Ordinary Jill said...

I mentioned a "certain segment" of the religious right -- meaning not all Christians, nor even all conservative Christians. Some churches praise "simple faith" because they want their flock to accept the authority of the clergy without question. Those churches actively discourage folks from reading the entire Bible for themselves, much less studying the history and doctrines of their own church. If you consider those observations to be spitting in the eye of religion, then you do not know much about me. It's a little early to be wishing anyone a Merry Christmas, in my opinion. I will happily return the sentiment in three or four weeks.

James L. Greenlee said...

Oh, how I hope that they skip the annual "war on Christmas" claptrap this year. It's such a ludicrous concept, that Christmas doesn't get enough recognition. Christmas decorations started appearing in stores BEFORE Halloween.

My mom has an antique store. In her shop, you can find antiques with the phrases "Happy Holidays" and "Season's Greetings." The idea that those sentiments are something new, or some kind of slap at Christianity is ludicrous.

Good history lesson Jill.

Kentucky Turtle said...

I seriously doubt the right will skip renewing the 'War' again this year. It's much too effective a recruiting tool to forego. A surefire way to attract to the cause those with a permanent persecution complex.

I predict that right now, Bill, Rush, Michele and Sean are busy dusting off and fine tuning the script for the 2010 War on Christmas offensive.

Mitch

sofa said...

"Oh, how I hope that they skip the annual "war on Christmas" claptrap this year."

After starting it, now complain that it is started up again.
hahaha and hohoho
.

Kentucky Turtle said...

Sorry to burst your bubble sofa, but the war has already been renewed for 2010. The opening salvo has been fired by these intrepet warriors of the right.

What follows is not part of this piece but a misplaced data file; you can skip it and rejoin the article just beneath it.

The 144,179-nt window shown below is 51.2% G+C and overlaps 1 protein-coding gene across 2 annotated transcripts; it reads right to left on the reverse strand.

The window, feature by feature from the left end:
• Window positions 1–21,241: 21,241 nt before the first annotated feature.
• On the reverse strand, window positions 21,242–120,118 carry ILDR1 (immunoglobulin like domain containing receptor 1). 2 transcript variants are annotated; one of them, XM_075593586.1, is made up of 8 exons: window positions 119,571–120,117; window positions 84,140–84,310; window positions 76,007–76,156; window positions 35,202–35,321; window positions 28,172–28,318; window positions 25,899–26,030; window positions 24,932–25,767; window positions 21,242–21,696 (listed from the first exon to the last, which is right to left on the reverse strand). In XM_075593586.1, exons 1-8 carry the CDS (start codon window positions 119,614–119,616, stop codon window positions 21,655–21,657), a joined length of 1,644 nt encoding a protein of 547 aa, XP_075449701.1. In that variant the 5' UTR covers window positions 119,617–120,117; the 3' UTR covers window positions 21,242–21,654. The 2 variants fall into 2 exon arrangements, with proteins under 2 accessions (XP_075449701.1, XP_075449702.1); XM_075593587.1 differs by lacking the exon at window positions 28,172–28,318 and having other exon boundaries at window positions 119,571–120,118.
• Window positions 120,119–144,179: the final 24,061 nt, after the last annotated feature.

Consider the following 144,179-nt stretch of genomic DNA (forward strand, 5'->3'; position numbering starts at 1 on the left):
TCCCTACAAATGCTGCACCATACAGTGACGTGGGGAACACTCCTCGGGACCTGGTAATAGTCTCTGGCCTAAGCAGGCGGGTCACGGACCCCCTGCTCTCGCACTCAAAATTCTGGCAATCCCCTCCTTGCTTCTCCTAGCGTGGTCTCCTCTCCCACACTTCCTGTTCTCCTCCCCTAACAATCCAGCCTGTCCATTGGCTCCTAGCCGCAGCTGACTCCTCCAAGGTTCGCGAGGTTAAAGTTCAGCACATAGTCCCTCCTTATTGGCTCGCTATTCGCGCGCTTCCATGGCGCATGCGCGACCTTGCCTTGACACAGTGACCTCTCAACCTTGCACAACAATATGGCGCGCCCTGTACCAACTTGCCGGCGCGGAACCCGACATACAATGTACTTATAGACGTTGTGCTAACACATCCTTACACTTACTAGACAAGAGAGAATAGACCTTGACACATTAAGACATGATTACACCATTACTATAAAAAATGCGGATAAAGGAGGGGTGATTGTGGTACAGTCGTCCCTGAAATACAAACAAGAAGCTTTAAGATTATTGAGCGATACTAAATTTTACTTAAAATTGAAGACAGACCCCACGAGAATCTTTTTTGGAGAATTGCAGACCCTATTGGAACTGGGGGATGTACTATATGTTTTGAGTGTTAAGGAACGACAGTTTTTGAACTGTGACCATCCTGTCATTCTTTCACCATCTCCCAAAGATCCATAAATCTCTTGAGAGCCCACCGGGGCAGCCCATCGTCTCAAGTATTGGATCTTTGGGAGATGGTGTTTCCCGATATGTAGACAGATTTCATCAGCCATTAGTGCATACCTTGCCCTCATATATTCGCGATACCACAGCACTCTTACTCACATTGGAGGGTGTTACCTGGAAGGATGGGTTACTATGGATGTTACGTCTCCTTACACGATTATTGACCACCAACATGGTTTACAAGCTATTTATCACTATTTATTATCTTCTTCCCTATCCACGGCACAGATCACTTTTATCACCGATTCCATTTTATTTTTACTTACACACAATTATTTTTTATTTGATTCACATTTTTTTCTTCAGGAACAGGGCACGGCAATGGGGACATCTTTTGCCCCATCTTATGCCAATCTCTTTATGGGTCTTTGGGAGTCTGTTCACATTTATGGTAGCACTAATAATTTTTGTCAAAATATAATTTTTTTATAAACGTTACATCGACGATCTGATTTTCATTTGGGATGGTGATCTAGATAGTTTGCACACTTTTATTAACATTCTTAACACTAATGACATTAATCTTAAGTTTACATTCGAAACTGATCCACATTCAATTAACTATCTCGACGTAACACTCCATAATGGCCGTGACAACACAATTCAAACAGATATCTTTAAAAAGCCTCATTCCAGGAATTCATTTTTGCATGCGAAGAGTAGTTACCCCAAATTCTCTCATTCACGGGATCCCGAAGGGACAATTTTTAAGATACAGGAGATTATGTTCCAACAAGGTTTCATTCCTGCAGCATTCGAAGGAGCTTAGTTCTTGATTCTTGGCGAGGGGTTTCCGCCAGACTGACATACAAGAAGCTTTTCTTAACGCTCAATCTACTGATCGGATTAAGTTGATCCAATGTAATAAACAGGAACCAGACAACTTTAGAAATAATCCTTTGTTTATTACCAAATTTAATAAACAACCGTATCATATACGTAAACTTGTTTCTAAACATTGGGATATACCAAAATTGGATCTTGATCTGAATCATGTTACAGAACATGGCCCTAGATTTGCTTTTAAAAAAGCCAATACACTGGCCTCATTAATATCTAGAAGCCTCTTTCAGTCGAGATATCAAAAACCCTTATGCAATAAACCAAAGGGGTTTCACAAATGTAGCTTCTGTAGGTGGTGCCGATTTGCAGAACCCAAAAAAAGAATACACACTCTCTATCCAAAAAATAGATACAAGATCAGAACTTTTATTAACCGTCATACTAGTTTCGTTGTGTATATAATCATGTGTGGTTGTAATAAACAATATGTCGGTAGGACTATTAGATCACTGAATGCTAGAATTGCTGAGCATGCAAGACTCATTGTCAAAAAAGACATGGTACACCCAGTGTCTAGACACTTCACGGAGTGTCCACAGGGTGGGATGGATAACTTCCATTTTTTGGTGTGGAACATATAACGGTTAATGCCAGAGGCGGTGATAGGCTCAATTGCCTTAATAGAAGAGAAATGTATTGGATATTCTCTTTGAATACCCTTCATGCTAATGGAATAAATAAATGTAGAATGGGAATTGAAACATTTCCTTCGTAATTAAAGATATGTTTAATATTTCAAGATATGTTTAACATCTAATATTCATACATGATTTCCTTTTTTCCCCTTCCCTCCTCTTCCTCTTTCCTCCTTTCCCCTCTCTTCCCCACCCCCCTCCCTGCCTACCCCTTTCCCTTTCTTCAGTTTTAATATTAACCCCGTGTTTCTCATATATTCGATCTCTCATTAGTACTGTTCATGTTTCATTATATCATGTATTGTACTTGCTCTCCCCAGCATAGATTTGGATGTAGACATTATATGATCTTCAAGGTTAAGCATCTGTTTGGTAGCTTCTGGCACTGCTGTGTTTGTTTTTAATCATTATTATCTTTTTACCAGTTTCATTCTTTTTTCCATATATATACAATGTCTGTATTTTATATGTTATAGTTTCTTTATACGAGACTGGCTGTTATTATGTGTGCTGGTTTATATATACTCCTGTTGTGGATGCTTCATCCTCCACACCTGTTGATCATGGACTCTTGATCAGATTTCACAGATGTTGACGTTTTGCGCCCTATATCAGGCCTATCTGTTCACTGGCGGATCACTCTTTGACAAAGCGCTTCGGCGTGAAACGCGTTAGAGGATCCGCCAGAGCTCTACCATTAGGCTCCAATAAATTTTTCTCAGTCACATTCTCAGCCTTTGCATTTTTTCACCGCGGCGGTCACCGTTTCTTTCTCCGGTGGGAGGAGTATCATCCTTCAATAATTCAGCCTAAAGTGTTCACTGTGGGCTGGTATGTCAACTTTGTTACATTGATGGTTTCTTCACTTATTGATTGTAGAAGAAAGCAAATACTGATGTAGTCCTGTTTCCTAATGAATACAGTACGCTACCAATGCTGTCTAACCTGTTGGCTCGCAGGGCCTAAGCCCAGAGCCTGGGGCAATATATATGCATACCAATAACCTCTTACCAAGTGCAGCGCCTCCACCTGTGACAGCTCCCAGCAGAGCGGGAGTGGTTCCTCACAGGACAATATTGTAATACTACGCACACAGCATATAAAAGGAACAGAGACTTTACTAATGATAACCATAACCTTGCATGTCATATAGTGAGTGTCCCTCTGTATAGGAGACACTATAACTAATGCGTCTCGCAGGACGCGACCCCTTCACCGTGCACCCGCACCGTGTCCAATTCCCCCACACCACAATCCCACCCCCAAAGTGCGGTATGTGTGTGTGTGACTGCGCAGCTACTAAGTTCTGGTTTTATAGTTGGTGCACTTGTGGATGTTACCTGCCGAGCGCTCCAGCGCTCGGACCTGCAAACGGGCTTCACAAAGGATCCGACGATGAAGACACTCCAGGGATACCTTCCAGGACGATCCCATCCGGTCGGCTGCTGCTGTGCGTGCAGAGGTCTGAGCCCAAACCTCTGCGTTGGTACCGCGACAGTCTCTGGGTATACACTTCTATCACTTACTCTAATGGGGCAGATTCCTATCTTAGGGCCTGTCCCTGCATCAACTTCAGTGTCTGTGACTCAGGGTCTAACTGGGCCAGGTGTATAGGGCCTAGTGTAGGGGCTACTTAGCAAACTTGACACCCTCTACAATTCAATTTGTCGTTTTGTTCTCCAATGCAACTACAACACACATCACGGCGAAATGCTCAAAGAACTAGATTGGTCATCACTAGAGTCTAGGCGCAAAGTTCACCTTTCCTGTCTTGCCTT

The American Family Association has called for their members to boycott Dick’s Sporting Goods because they used the word “holiday” instead of “Christmas” in their November and December sales circulars. After all, those two months don't contain any other celebrations worthy of being mentioned. Just some second rate observances like Thanksgiving, Hanukkah, Kwanzaa and New Year's Eve.

And not too be outdone, we have the Values Voters Summit screening of the straight to DVD film, Christmas with a Capital C starring the Baldwin brother with no talent, Daniel. Without giving the plot away and spoiling it for those of you who can't wait to see it. I will tell you, the bad guys in the film are the libs and atheists.

Mitch

Kentucky Turtle said...

Please pardon my French. The word should have been intrepid not intrepet.


Mitch

James L. Greenlee said...

Turtle: at least it wasn't the odeous Stephen Baldwin.

Sofa: Started it? Whattaya talking about? I don't believe a War on Christmas exists. It's claptrap.

Nobody wishes "happy holidays" or "seasons' greetings" with malicious intent. Nobody. It's been called "the holiday season" for ages, and only became a War with the advent of FOX "News."

Kentucky Turtle said...

You're right, Stephen is much worse. With him being a part of the ultra religious community, I'm surprised he's not the lead in this B movie.

In addition to the movie, one of my right wing service buddies forwarded me a music video yesterday, called "Christmas With A Capital C". It would appear the movie is based on the song. After viewing as much of the music video as I could stomach, I find myself pitying anyone unfortunate enough to ever see the movie.